The rules that are used in the bingo game itself are littered with demands that are stacked against the main protagonist. When describing the layout of the bingo game, the narrator describes the functionality of the wheel, which is projected on a tiny screen. Being written in 1944, a time before technology, it's easy to assume that the wheel was projected through physical film, meaning that the results are potentially predetermined either for or against the protagonist. By having a non-physical wheel, the authenticity is taken away from the game, leaving a theoretical bias among who gets the "winning game." To get a "winning game," the person who stops the wheel has to have the number land on double zero. A double zero is the absolute lowest number one can receive and, when receiving the absolute lowest number, provides the implication of losing. If someone lands on the double zero, they win the jackpot of $36.90, which roughly translates to $589 in 2022. Unfortunately, 589 dollars is not a hefty jackpot at all. In fact, even though the protagonist ends up winning the jackpot in the end, it's not nearly enough to completely help him financially, which leaves him in a state of poverty and struggling to meet his desires. The biggest thing that the "King of the Bingo Game" is chasing after, is a few extra bucks that are not going to help him live an urban life, similar to the African Americans in the audience. The protagonist pours too much effort into something that is not going to help him, which exposes his foolishness to the reader and shows that he is not much of a "ruler" like he says he is. It's a common theme in this story that the protagonist has desires and aspirations that all fall apart in the conclusion, resulting in contradictions in his "King of the Bingo Game" title. For example, the protagonist wants to be accepted by the United States as a whole, participating in the economy, social life, and in civic power.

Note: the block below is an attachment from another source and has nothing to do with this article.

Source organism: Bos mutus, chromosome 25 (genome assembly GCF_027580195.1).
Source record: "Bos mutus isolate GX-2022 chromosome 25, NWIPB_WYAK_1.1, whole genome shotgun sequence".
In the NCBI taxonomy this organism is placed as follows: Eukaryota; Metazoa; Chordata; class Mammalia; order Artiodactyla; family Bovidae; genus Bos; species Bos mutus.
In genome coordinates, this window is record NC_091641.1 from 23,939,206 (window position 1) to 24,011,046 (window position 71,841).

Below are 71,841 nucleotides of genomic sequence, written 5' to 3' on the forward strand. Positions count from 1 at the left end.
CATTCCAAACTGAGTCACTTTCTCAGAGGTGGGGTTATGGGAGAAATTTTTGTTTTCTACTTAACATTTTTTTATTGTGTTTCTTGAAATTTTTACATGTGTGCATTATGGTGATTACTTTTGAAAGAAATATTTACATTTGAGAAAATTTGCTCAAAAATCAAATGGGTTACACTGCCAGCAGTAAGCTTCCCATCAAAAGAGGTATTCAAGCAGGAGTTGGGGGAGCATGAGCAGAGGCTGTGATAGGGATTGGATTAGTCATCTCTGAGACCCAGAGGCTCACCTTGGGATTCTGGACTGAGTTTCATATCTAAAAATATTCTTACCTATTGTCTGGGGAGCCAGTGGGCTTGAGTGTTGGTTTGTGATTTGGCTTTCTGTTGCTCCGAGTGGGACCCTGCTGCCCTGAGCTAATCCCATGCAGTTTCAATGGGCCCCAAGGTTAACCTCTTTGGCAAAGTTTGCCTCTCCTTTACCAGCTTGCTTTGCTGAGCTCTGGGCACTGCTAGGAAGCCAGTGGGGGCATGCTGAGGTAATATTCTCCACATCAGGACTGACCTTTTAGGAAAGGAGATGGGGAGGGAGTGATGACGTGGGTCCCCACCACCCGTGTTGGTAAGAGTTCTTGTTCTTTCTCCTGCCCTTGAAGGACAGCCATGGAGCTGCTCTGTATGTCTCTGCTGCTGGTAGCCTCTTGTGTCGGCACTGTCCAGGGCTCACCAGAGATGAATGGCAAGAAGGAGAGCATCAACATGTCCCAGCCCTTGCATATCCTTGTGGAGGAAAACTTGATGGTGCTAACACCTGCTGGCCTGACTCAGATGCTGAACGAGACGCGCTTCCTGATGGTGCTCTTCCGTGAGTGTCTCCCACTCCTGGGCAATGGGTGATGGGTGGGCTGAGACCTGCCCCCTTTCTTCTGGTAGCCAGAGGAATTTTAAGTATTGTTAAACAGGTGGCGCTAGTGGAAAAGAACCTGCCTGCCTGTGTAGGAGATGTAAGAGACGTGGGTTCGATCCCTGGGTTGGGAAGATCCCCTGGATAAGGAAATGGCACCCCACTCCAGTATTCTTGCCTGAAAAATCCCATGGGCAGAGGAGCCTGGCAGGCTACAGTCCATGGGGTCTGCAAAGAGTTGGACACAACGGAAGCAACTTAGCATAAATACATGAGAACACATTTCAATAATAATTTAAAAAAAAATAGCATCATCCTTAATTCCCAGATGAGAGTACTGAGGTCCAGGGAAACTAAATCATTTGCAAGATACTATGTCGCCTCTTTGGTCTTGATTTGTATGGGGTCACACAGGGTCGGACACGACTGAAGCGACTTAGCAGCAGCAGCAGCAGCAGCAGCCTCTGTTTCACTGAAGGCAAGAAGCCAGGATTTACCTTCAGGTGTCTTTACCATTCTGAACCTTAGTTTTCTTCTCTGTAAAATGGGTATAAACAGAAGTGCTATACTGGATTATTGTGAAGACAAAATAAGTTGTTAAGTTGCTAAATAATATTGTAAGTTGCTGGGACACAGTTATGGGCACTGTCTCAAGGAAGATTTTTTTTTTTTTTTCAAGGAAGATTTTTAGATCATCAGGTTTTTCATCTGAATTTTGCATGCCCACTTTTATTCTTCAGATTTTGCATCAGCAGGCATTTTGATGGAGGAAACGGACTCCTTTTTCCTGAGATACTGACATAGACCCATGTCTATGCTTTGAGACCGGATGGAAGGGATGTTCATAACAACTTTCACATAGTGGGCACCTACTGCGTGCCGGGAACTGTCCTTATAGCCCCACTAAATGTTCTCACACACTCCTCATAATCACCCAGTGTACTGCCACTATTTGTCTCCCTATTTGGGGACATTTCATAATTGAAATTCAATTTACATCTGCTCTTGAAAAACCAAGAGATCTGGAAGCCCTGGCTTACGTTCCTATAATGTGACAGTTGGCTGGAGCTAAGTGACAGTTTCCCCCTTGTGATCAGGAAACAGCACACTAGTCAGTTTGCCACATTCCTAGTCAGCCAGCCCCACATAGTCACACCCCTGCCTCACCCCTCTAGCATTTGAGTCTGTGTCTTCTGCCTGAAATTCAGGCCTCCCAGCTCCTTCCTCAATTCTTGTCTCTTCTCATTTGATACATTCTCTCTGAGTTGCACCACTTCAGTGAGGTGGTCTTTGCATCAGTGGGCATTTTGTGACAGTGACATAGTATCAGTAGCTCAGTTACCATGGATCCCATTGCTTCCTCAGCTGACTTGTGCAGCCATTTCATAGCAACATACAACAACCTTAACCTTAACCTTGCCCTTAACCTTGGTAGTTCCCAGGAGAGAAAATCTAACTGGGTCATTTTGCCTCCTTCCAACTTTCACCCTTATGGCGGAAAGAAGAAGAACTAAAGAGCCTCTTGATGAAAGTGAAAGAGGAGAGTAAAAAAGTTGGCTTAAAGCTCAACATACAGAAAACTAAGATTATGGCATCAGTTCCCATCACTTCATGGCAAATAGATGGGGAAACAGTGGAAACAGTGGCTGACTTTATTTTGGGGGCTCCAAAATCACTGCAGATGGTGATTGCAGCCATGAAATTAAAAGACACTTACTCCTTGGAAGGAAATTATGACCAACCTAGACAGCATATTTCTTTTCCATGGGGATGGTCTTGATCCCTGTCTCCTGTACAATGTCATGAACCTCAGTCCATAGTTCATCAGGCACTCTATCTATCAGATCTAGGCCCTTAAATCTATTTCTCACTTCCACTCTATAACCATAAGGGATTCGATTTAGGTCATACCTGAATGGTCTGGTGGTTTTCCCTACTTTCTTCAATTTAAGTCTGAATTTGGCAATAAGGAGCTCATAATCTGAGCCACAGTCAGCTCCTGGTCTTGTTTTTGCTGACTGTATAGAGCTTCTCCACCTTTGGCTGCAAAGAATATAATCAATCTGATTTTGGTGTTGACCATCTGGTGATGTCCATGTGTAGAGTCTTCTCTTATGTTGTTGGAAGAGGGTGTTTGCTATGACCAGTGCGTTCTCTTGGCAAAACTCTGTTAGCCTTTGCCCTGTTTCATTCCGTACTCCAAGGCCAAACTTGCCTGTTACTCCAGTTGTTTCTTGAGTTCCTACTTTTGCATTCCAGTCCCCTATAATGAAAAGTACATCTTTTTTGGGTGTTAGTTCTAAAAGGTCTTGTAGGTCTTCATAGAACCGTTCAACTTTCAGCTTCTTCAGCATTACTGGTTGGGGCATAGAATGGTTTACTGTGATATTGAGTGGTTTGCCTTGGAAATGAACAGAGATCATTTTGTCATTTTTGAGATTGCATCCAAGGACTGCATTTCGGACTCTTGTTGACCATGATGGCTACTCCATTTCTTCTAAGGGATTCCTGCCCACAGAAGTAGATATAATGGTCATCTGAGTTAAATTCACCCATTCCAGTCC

The aggressiveness of the audience members toward the "King of Bingo" causes a further contradiction in his feeling of "power." Throughout the story, the protagonist wants to be able to relate to the audience because of their lives in an urban landscape. At first, the audience seems to only be rude in a minor way to the protagonist by calling him things like "fool" and demanding that he get up on the stage. However, when the protagonist obtains the ability to press the button and refuses to do so, the audience begins getting rowdier. When the protagonist starts to become an inconvenience to the audience and negatively affects their experience of watching the bingo game, they start to complain. "Hurry up and bingo, you jerk," (Ellison 62) says one of the unsatisfied audience members when the protagonist refuses to follow the accepted rules. However, the protagonist's attitude toward the audience switches to a more condescending demeanor. "They didn't even know their own names, they were all poor nameless bastards" (Ellison 62). Because of his attitude change, the protagonist falls into a metaphorical trap that the audience laid out. Due to the dominant class status of the audience, their influence on the forces surrounding the protagonist, like the police, is sent out to stop the protagonist because of his "rule-breaking" behavior. The audience is painting the protagonist as the villain because not only does he know that he is breaking the rules, but he is also of a different race than the white people who created this "bingo show." The audience looks to the white police officers to solve this problem which leads to the downfall of the protagonist's time on the bingo game and the reveal of his belief in luck.